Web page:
Informal Learning – 7 Reasons Why Organizations Must Promote it

 By |May27, 2009 Main Articles Add comments

Informal learning is also known also social learning and collaborative learning (Read about it: What is Social Learning? by Rupa. As defined by Jay Cross, “Informal learning is unofficial, unscheduled, impromptu, way people learn to do their job.” How often have you heard people talk business during social gatherings? Students discuss what was taught in class outside. People share their thoughts on interesting reads during coffee breaks. People have been learning informally from each other over cups of coffee, after classes, over lunch, and so on. Informal learning has existed for several centuries (even before formal training). I think with the advent of Web 2.0, informal learning has been taken to another level all together. Given below are the seven reasons for this.

1. Ever-expanding networks

Before Web 2.0 came into existence, we interacted with people we ‘knew’ – colleagues, friends, clients, and family. Today, you can also interact with people you don’t ‘know’ but admire, people who share similar interests, experts in the field, fresh minds in the field, and so on. Using Web 2.0 tools such as Blogs, Linkden, Twitter, Ning communities, and so on, you can interact with people across the globe. The world is now a smaller place. Networks grow rapidly. You get regular updates as to what your counterpart is doing at the other side of the globe. There are no hierarchies and therefore, each person has a right to voice their opinions and is respected for it.

2. Faster, Quicker, Now

There was a time when we spent hours searching for interesting information. With Web 2.0, we have access to a huge amount of information. You don’t have to go looking for information, it comes to you. Most people today read articles and posts recommended by others. Information travels at the speed of light (I think so at least!) through different networks.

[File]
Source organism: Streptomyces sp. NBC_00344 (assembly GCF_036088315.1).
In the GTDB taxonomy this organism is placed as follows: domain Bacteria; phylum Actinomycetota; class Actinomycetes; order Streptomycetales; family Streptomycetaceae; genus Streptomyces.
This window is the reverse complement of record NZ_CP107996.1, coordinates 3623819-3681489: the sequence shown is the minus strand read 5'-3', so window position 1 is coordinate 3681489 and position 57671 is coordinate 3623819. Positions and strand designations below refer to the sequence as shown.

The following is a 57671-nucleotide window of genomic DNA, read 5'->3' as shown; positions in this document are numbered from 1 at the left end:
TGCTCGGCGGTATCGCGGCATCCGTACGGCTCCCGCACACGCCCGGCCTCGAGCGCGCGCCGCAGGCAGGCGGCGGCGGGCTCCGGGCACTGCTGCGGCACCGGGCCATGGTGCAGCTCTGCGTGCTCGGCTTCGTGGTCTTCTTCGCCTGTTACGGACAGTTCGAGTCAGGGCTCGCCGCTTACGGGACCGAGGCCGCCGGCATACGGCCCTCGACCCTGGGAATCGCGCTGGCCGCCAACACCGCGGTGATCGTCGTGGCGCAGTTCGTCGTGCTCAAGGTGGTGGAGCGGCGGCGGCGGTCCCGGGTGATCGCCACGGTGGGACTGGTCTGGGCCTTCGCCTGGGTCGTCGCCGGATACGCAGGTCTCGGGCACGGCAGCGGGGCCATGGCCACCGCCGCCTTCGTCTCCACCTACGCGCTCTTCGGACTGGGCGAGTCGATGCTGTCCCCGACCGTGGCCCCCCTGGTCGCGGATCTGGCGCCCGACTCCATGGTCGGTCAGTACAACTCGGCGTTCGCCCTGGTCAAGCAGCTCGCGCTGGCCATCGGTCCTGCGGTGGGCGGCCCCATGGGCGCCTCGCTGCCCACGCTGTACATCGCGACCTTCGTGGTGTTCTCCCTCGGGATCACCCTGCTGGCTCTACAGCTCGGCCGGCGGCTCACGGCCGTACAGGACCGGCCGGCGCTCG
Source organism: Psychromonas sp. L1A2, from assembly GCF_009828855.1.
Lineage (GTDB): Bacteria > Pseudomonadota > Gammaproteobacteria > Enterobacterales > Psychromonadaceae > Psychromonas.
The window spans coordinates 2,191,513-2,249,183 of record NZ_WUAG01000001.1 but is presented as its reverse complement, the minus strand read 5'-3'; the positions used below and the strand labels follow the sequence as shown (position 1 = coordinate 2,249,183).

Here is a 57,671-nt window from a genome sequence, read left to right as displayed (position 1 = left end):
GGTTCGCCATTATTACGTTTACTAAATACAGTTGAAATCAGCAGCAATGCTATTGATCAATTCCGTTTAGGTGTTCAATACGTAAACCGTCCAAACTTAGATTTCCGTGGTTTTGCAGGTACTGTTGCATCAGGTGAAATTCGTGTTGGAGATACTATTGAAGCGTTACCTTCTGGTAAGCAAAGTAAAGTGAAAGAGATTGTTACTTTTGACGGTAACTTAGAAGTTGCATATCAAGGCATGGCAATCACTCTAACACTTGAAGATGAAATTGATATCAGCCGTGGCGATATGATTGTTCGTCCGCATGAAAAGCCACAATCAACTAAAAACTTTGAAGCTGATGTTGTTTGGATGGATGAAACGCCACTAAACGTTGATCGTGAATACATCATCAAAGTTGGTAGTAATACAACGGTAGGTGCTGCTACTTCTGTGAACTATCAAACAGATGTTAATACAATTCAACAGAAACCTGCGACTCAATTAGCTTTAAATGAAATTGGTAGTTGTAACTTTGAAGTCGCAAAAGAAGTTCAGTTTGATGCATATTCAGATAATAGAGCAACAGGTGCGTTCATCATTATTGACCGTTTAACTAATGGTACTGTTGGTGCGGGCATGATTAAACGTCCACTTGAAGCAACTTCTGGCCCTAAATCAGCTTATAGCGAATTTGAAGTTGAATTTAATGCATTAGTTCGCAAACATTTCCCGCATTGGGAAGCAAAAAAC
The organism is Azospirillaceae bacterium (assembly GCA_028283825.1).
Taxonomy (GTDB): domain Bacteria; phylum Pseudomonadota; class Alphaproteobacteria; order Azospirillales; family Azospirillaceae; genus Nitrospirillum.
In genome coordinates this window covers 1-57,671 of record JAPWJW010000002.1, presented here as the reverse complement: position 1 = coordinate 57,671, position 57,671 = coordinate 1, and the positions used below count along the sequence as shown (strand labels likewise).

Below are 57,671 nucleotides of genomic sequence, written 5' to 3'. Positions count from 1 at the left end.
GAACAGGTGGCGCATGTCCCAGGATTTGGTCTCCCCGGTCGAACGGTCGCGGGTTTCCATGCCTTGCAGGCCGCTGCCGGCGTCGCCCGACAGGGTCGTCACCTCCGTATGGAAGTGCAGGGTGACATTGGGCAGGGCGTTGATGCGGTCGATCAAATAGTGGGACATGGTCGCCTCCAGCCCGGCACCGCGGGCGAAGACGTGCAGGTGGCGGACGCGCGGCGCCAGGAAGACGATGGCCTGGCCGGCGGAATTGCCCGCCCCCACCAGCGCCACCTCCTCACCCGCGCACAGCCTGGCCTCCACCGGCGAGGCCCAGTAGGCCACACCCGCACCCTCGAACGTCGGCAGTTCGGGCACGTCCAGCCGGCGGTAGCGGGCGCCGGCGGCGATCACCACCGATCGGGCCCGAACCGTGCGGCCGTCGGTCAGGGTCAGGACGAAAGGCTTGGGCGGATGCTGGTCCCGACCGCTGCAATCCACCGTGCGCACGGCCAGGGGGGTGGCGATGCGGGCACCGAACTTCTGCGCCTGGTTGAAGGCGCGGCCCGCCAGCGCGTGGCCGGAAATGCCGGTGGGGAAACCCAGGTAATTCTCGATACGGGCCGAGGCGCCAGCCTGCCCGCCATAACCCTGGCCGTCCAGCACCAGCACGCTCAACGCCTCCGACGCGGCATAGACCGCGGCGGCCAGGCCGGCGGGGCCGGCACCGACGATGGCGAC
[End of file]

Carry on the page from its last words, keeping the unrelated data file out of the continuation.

3. Personal Touch

Previously, the Internet was about news. Today, it is about people also. Social networking sites urge people to be human and make them more approachable. You network with a CEO, an expert, a famous celebrity, freshers, and so on. It encourages people to shed their egos and become humble; to give and share, to learn rather than act like they know everything.

4. Reaching Out

Due to all the factors listed above, today, a person may not think twice to say ‘I don’t know how to do this. Can someone help?’ Ask this in your social network and see the response. There are several people who will respond with links, advice, and support. You belong to a community and their community will help you when you need it.

Jay Cross mentioned that formal training accounts for just 10-20% of what people learn (I think the main reason for this is poorly designed training). Informal learning is definitely a far more powerful form of learning. Why?

5. Intrinsic Motivation

Remember how we went on and on about how eLearning screens should not be content heavy? We argued learner don’t want to read information off a screen. eLearning must be interactive was the motto (It still is btw!). But today, most of us read lengthy, informative blogs and think nothing of it. This is because learners are internally motivated to learn. I learn because I want to. And this is the most powerful aspect of informal learning.

6. Responsibility

In informal learning, learning is the learner’s responsibility. The onus is on them to learn, to catch up, and stay informed. The learner chooses what he/she has to learn to work better. People find solutions to tasks, seek advice, and look for ways to achieve their job goals. The learner willingly learns to increase his/her skill sets and knowledge.

7. Passive Learning

Even if the learner is a ‘lurker’ in various blogs, forums, and communities, he/she learns. The individual need not be an active blogger or contributor in forums. He/she will still learn a lot by just reading what others are saying.

But is informal learning sufficient? Can we do away with formal training? The answer to this is no. Formal training will not go away any time soon because of the following reasons:

  • Formal training is the best way to teach new information. It will be far fetched to learn technical concepts or advanced concepts through informal learning.